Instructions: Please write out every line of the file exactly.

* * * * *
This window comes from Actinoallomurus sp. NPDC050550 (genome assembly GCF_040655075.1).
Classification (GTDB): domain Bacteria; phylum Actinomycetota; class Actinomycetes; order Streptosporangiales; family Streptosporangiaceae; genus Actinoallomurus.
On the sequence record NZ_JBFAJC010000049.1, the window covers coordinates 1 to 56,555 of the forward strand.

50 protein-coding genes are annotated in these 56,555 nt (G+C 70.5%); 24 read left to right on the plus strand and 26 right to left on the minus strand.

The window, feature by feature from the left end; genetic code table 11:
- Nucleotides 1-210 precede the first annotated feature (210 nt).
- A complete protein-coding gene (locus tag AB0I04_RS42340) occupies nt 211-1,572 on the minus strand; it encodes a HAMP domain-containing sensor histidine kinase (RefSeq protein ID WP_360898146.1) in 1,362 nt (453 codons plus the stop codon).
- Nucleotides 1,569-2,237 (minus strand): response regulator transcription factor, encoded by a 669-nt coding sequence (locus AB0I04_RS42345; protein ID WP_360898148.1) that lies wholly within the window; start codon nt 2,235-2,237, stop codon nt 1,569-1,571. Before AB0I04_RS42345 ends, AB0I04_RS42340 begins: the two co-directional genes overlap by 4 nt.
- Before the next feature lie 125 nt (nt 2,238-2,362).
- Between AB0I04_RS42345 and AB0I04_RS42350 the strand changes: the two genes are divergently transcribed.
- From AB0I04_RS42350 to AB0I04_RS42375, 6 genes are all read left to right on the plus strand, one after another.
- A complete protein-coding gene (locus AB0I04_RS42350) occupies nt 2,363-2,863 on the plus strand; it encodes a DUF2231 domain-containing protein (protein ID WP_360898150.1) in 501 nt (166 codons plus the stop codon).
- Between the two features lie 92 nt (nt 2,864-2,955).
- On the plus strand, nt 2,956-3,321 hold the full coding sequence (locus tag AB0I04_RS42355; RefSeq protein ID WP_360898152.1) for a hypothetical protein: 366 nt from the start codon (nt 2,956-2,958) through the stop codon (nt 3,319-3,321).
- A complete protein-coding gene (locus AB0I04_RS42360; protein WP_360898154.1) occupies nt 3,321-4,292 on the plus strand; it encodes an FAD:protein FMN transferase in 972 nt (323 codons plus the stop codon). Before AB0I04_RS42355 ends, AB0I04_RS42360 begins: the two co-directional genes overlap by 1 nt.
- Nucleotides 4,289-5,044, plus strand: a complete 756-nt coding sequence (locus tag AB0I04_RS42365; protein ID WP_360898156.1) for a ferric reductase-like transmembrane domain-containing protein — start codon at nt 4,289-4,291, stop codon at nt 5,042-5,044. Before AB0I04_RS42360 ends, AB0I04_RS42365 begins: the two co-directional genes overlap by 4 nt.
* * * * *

This window comes from Actinoallomurus sp. NPDC050550 (genome assembly GCF_040655075.1).
Classification (GTDB): domain Bacteria; phylum Actinomycetota; class Actinomycetes; order Streptosporangiales; family Streptosporangiaceae; genus Actinoallomurus.
On the sequence record NZ_JBFAJC010000049.1, the window covers coordinates 1 to 56,555 of the forward strand.

50 protein-coding genes are annotated in these 56,555 nt (G+C 70.5%); 24 read left to right on the plus strand and 26 right to left on the minus strand.

The window, feature by feature from the left end; genetic code table 11:
- Nucleotides 1-210 precede the first annotated feature (210 nt).
- A complete protein-coding gene (locus tag AB0I04_RS42340) occupies nt 211-1,572 on the minus strand; it encodes a HAMP domain-containing sensor histidine kinase (RefSeq protein ID WP_360898146.1) in 1,362 nt (453 codons plus the stop codon).
- Nucleotides 1,569-2,237 (minus strand): response regulator transcription factor, encoded by a 669-nt coding sequence (locus AB0I04_RS42345; protein ID WP_360898148.1) that lies wholly within the window; start codon nt 2,235-2,237, stop codon nt 1,569-1,571. Before AB0I04_RS42345 ends, AB0I04_RS42340 begins: the two co-directional genes overlap by 4 nt.
- Before the next feature lie 125 nt (nt 2,238-2,362).
- Between AB0I04_RS42345 and AB0I04_RS42350 the strand changes: the two genes are divergently transcribed.
- From AB0I04_RS42350 to AB0I04_RS42375, 6 genes are all read left to right on the plus strand, one after another.
- A complete protein-coding gene (locus AB0I04_RS42350) occupies nt 2,363-2,863 on the plus strand; it encodes a DUF2231 domain-containing protein (protein ID WP_360898150.1) in 501 nt (166 codons plus the stop codon).
- Between the two features lie 92 nt (nt 2,864-2,955).
- On the plus strand, nt 2,956-3,321 hold the full coding sequence (locus tag AB0I04_RS42355; RefSeq protein ID WP_360898152.1) for a hypothetical protein: 366 nt from the start codon (nt 2,956-2,958) through the stop codon (nt 3,319-3,321).
- A complete protein-coding gene (locus AB0I04_RS42360; protein WP_360898154.1) occupies nt 3,321-4,292 on the plus strand; it encodes an FAD:protein FMN transferase in 972 nt (323 codons plus the stop codon). Before AB0I04_RS42355 ends, AB0I04_RS42360 begins: the two co-directional genes overlap by 1 nt.
- Nucleotides 4,289-5,044, plus strand: a complete 756-nt coding sequence (locus tag AB0I04_RS42365; protein ID WP_360898156.1) for a ferric reductase-like transmembrane domain-containing protein — start codon at nt 4,289-4,291, stop codon at nt 5,042-5,044. Before AB0I04_RS42360 ends, AB0I04_RS42365 begins: the two co-directional genes overlap by 4 nt.